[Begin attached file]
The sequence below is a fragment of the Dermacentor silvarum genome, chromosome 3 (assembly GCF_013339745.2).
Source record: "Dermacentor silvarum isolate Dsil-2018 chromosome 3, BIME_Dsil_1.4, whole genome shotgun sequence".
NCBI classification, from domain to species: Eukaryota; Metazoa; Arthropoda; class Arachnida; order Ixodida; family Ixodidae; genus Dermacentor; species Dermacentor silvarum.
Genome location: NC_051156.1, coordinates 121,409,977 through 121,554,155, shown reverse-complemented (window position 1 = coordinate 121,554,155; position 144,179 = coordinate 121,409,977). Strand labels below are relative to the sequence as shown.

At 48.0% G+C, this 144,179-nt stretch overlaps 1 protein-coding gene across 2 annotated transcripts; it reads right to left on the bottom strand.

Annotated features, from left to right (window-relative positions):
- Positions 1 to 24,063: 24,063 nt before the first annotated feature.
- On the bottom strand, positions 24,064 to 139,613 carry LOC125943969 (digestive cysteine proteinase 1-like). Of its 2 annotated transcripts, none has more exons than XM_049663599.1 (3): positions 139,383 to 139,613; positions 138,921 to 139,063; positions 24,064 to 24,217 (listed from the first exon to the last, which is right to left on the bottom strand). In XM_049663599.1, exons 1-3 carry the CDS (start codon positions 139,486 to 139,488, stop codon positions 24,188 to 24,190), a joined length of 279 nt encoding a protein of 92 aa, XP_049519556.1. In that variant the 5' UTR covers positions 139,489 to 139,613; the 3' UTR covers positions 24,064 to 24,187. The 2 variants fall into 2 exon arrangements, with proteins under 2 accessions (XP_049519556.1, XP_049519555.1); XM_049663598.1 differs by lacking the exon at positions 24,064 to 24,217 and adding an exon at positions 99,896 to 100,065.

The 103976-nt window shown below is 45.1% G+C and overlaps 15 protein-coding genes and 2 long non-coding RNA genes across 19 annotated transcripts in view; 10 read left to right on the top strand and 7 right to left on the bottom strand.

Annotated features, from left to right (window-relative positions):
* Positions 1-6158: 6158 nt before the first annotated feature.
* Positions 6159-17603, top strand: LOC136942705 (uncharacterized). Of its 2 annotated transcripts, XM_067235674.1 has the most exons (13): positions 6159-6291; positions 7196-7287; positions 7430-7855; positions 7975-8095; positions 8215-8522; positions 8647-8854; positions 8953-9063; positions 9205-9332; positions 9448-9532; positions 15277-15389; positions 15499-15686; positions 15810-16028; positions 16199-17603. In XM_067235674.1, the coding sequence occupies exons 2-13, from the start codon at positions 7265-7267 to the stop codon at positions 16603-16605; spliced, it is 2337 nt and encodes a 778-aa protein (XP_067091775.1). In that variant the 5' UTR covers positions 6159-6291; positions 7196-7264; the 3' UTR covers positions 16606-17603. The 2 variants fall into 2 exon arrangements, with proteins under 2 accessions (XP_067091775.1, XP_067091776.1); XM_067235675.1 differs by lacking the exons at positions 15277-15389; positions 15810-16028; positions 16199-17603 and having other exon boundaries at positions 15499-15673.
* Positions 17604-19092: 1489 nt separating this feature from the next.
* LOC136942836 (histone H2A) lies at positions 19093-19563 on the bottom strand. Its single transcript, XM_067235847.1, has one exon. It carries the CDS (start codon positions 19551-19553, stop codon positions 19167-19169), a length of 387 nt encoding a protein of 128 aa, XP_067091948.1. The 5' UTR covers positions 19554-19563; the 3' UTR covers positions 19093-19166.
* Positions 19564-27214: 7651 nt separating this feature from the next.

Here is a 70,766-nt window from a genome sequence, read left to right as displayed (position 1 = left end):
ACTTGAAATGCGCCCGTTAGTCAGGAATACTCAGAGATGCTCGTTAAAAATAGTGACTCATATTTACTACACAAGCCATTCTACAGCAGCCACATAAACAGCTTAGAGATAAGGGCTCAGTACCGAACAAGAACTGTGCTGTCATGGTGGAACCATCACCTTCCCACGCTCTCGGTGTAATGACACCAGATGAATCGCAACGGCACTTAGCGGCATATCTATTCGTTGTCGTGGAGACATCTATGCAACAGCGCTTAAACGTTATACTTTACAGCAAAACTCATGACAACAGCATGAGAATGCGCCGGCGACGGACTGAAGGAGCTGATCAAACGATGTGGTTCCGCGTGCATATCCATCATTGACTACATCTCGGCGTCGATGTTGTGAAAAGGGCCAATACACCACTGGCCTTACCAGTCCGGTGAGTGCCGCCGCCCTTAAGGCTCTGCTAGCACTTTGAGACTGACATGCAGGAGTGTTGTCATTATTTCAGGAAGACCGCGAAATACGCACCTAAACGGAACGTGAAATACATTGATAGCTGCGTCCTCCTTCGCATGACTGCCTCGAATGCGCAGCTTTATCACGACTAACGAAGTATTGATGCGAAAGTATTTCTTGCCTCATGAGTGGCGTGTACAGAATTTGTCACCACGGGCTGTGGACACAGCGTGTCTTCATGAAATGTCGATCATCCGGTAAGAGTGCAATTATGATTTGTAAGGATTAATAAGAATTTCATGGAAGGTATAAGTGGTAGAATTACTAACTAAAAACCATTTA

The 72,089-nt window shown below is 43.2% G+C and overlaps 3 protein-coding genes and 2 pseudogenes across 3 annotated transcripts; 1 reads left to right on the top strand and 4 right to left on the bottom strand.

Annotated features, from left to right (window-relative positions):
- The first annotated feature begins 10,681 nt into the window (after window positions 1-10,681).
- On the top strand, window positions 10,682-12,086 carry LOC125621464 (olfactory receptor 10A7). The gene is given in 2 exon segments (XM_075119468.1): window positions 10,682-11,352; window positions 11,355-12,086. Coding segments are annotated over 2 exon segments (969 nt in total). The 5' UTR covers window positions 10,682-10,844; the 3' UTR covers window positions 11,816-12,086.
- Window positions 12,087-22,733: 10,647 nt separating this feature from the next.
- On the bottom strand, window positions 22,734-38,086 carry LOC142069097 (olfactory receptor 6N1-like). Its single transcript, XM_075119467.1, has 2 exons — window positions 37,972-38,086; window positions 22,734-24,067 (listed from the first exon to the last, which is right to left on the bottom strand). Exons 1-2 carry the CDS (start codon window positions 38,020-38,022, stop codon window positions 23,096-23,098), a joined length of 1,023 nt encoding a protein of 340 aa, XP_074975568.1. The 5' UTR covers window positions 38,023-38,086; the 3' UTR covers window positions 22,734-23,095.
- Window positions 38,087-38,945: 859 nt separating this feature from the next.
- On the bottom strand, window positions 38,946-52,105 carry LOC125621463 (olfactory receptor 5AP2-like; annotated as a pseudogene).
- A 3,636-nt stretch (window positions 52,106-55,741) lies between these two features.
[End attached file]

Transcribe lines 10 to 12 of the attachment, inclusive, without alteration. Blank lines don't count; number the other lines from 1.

Annotated features, from left to right (window-relative positions):
* Positions 1-6158: 6158 nt before the first annotated feature.
* Positions 6159-17603, top strand: LOC136942705 (uncharacterized). Of its 2 annotated transcripts, XM_067235674.1 has the most exons (13): positions 6159-6291; positions 7196-7287; positions 7430-7855; positions 7975-8095; positions 8215-8522; positions 8647-8854; positions 8953-9063; positions 9205-9332; positions 9448-9532; positions 15277-15389; positions 15499-15686; positions 15810-16028; positions 16199-17603. In XM_067235674.1, the coding sequence occupies exons 2-13, from the start codon at positions 7265-7267 to the stop codon at positions 16603-16605; spliced, it is 2337 nt and encodes a 778-aa protein (XP_067091775.1). In that variant the 5' UTR covers positions 6159-6291; positions 7196-7264; the 3' UTR covers positions 16606-17603. The 2 variants fall into 2 exon arrangements, with proteins under 2 accessions (XP_067091775.1, XP_067091776.1); XM_067235675.1 differs by lacking the exons at positions 15277-15389; positions 15810-16028; positions 16199-17603 and having other exon boundaries at positions 15499-15673.